Tinnitus is a medical symptom that can indicate damage to your ear or auditory system. It’s often described as ringing in the ears, but you could hear other sounds, such as buzzing, clicking, roaring, or humming.

For some, tinnitus comes and goes. For others, it can last for hours or days at a time. Regardless of how long it lasts, tinnitus can be a major disruption to your daily life, making it hard to concentrate or sleep.

While there’s no cure for tinnitus, a range of treatments can help, including acupuncture. That said, it’s still a good idea to see a healthcare provider first to rule out any underlying causes that might require treatment, such as:

Read on to learn more about how acupuncture works and how it may help with tinnitus.

In traditional Chinese medicine (TCM), your health depends on the flow of qi (energy) in your body. This energy travels along invisible pathways, known as meridians. These are found throughout your body.

Qi is believed to help keep your body in balance and promote its natural ability to heal itself. A blocked or disrupted flow of qi can negatively impact physical and emotional well-being.

During an acupuncture session, very thin needles are inserted into your skin to stimulate certain points, based on the symptoms you’re addressing. This stimulation, according to TCM, helps to clear blockages along your meridians, restoring the flow of qi through your body.

TCM separates tinnitus into five categories based on the type of disruption to your qi.

For example, one potential cause of tinnitus is imbalance in the kidneys or gallbladder, since qi pathways run between these parts of your body and your ears. As a result, some acupuncturists might use abdominal points that address kidney imbalances.

But in general, acupuncture for tinnitus usually focuses on points in your ear.

The following points are typically used to help reduce effects of tinnitus:

  • Ermen (TB21)
  • Tinggong (SI19)
  • Tinghui (GB2)
  • Shangguan (GB3)
  • Yindu (KI19)
  • Taixi (KI3)
  • Fengchi (GB20)
  • Yifeng (SJ17)
  • Zhongzhu (SJ3)
  • Waiguan (SJ5)
  • Hegu (LI4)
  • Yanglao (SI6)

A number of studies have looked at acupuncture as a treatment for tinnitus. Results are mixed, but many recent studies suggest acupuncture may decrease the intensity of tinnitus, boosting quality of life.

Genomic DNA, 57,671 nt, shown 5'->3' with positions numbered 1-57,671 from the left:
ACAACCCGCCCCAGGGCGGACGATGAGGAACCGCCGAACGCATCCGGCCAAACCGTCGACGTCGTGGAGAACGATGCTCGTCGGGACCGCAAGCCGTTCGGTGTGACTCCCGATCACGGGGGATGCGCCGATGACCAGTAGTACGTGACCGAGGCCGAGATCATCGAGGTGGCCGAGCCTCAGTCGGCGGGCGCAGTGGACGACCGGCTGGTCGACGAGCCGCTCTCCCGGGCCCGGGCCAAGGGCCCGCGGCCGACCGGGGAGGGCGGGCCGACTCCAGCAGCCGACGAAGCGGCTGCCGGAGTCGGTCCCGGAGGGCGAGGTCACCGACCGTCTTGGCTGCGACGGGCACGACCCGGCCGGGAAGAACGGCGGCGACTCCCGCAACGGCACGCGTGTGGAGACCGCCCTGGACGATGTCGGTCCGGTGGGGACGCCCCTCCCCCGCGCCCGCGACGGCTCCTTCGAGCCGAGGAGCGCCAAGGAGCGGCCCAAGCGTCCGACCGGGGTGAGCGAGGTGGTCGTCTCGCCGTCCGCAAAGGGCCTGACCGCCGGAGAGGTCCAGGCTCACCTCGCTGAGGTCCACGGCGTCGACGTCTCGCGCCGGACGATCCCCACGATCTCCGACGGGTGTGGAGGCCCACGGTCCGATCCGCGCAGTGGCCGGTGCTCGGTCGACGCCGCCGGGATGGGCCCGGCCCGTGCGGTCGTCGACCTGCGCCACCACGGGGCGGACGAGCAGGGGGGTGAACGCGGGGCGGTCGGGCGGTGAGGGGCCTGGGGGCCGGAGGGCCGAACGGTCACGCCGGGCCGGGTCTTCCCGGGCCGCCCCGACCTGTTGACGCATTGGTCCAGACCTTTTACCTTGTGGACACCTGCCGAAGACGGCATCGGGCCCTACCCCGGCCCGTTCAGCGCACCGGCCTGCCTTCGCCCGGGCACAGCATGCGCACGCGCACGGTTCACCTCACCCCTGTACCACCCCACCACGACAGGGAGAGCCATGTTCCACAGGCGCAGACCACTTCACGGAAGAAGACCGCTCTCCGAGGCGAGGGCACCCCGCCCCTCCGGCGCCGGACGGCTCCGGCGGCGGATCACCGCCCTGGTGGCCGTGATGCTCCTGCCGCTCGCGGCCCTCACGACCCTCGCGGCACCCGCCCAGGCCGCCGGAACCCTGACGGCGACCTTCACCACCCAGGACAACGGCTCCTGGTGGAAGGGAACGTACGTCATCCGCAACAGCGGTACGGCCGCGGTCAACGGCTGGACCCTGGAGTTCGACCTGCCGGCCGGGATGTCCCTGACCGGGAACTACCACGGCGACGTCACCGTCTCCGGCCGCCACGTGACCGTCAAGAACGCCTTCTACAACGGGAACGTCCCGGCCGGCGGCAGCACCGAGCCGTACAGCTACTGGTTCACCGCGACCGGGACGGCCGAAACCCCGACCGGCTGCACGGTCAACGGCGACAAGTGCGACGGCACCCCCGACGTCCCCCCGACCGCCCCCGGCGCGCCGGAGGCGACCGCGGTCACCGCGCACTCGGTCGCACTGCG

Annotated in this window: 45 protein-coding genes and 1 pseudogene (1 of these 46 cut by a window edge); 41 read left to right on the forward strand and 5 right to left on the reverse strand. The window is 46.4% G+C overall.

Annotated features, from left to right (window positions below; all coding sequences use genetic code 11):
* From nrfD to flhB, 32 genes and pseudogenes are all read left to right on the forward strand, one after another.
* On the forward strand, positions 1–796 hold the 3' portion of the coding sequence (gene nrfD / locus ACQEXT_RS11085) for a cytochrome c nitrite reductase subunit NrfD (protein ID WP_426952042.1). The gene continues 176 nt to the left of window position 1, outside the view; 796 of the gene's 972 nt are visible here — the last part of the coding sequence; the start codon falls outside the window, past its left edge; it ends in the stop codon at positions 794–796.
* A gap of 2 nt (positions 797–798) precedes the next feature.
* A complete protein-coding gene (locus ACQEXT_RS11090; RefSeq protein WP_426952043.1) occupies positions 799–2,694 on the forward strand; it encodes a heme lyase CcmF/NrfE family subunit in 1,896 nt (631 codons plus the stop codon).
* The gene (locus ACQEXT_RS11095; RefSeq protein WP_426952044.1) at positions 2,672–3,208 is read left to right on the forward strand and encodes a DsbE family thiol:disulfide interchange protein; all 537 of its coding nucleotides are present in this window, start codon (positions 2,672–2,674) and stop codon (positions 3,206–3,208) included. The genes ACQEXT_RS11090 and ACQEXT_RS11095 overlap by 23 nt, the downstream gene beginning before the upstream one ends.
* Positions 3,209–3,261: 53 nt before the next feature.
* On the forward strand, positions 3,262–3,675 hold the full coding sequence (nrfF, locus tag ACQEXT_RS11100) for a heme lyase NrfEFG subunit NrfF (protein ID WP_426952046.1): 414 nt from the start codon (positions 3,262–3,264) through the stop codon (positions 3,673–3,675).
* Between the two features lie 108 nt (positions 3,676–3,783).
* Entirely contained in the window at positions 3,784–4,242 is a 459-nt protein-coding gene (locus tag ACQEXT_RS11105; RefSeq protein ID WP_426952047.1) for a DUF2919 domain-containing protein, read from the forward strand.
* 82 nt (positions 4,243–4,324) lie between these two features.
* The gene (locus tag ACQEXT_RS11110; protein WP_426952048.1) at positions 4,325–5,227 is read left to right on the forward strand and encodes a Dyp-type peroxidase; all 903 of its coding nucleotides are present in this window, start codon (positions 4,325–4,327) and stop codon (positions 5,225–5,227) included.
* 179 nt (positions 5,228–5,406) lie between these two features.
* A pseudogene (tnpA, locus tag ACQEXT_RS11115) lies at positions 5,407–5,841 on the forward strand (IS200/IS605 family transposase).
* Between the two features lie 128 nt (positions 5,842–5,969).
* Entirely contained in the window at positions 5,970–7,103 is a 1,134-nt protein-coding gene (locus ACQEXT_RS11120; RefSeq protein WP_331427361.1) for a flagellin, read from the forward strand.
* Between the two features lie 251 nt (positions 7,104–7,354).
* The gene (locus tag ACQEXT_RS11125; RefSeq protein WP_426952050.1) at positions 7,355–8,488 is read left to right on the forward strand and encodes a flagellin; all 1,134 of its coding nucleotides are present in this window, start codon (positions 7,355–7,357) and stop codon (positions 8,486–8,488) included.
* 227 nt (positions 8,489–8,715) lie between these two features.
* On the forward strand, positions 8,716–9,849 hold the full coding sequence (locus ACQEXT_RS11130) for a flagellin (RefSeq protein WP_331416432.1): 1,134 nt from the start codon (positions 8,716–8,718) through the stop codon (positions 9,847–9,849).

Results of a 2018 study looking at 88 adults with tinnitus suggest that acupuncture could help make tinnitus sounds quieter and less severe.

A 2016 review of existing studies similarly found that acupuncture likely helps with tinnitus. However, the authors noted that some of the studies they looked at were flawed and potentially biased. In addition, these studies often used different points, so it’s hard to compare their results.

Still, there’s no evidence that acupuncture will make tinnitus worse, so it may be worth trying if you’re interested.

When performed by a trained and experienced acupuncturist, acupuncture is fairly safe, according to the National Center for Complementary and Integrative Health.

But if acupuncture isn’t performed correctly or needles aren’t sterile, you may be at risk for serious side effects. Licensed acupuncturists in the United States must use disposable needles, so receiving acupuncture from a licensed professional should minimize your risk of complications. Find a licensed practitioner in your own state through your board of health.

Some people do experience mild side effects after an acupuncture, session, including:

  • nausea
  • dizziness
  • pain or tenderness around the involved areas

It’s also best to avoid acupuncture if you:

  • are pregnant, as some points can induce labor
  • have a pacemaker, which could be affected by the mild electric pulse that’s sometimes used with acupuncture needles
  • take blood thinners or have a bleeding disorder

If you’ve decided to give acupuncture a try, it’s essential to choose a qualified acupuncturist. The National Certification Commission for Acupuncture and Oriental Medicine (NCCAOM) offers licensing programs and examinations, but specific licensing requirements vary by state.

When looking for an acupuncturist, keep in mind that a licensed acupuncturist is not the same as a certified acupuncturist. Doctors, dentists, and other medical professionals may have certification in acupuncture and a few hundred hours of training, but they may have less experience working with patients.

Licensed acupuncturists, on the other hand, typically have a few thousand hours of training and must treat many of people under supervision before being licensed.

You can also ask your primary care physician for a referral or search the NCCAOM acupuncturist registry. Once you’ve found a provider, you can call your state licensing board to make sure they’re licensed to practice in your state.

Things you might ask before making an appointment include:

  • how long the acupuncturist has been working with clients
  • whether they’ve treated sinus issues with acupuncture before
  • how long treatment will take
  • whether they accept insurance or offer a sliding-scale payment system

If you’re worried about pain or discomfort, let them know. They may be able to address your concerns and help you feel more comfortable before your first session.

Even if the acupuncturist you choose accepts insurance, not all insurance providers cover acupuncture, so it’s a good idea to call your provider to find out if they’ll cover acupuncture treatments — and if so, how many.

Acupuncture may be an effective way to manage tinnitus symptoms, though there’s room for more high-quality research. If you decide to try acupuncture, make sure you’ve already seen your healthcare provider to determine the underlying cause of your tinnitus.